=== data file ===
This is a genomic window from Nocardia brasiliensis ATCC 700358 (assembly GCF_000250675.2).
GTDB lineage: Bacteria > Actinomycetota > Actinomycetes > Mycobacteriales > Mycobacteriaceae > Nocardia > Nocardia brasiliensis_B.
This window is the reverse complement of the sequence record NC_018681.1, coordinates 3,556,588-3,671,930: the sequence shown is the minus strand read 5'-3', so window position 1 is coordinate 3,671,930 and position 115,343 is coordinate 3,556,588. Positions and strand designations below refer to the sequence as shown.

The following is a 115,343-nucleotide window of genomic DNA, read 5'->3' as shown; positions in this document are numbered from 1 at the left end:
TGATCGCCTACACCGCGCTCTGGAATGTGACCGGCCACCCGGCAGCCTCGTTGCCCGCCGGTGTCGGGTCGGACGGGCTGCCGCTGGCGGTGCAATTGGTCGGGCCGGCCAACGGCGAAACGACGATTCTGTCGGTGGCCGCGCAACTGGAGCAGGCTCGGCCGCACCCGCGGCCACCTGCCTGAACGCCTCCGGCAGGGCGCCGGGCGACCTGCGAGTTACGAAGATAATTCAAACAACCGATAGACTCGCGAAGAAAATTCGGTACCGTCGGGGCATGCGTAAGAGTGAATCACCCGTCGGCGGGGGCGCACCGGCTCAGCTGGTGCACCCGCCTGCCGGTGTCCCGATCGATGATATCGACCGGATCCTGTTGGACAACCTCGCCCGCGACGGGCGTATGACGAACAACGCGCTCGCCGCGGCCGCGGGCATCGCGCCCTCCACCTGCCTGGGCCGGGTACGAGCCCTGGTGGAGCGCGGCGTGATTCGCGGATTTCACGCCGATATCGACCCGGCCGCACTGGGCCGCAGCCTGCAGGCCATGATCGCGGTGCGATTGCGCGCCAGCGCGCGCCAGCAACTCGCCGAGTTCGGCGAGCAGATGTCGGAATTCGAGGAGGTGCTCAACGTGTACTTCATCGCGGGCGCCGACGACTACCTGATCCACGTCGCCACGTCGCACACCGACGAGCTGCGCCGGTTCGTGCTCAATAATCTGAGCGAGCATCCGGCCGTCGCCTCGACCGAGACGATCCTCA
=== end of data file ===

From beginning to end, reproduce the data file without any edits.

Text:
This is a genomic window from Nocardia brasiliensis ATCC 700358 (assembly GCF_000250675.2).
GTDB lineage: Bacteria > Actinomycetota > Actinomycetes > Mycobacteriales > Mycobacteriaceae > Nocardia > Nocardia brasiliensis_B.
This window is the reverse complement of the sequence record NC_018681.1, coordinates 3,556,588-3,671,930: the sequence shown is the minus strand read 5'-3', so window position 1 is coordinate 3,671,930 and position 115,343 is coordinate 3,556,588. Positions and strand designations below refer to the sequence as shown.

The following is a 115,343-nucleotide window of genomic DNA, read 5'->3' as shown; positions in this document are numbered from 1 at the left end:
TGATCGCCTACACCGCGCTCTGGAATGTGACCGGCCACCCGGCAGCCTCGTTGCCCGCCGGTGTCGGGTCGGACGGGCTGCCGCTGGCGGTGCAATTGGTCGGGCCGGCCAACGGCGAAACGACGATTCTGTCGGTGGCCGCGCAACTGGAGCAGGCTCGGCCGCACCCGCGGCCACCTGCCTGAACGCCTCCGGCAGGGCGCCGGGCGACCTGCGAGTTACGAAGATAATTCAAACAACCGATAGACTCGCGAAGAAAATTCGGTACCGTCGGGGCATGCGTAAGAGTGAATCACCCGTCGGCGGGGGCGCACCGGCTCAGCTGGTGCACCCGCCTGCCGGTGTCCCGATCGATGATATCGACCGGATCCTGTTGGACAACCTCGCCCGCGACGGGCGTATGACGAACAACGCGCTCGCCGCGGCCGCGGGCATCGCGCCCTCCACCTGCCTGGGCCGGGTACGAGCCCTGGTGGAGCGCGGCGTGATTCGCGGATTTCACGCCGATATCGACCCGGCCGCACTGGGCCGCAGCCTGCAGGCCATGATCGCGGTGCGATTGCGCGCCAGCGCGCGCCAGCAACTCGCCGAGTTCGGCGAGCAGATGTCGGAATTCGAGGAGGTGCTCAACGTGTACTTCATCGCGGGCGCCGACGACTACCTGATCCACGTCGCCACGTCGCACACCGACGAGCTGCGCCGGTTCGTGCTCAATAATCTGAGCGAGCATCCGGCCGTCGCCTCGACCGAGACGATCCTCA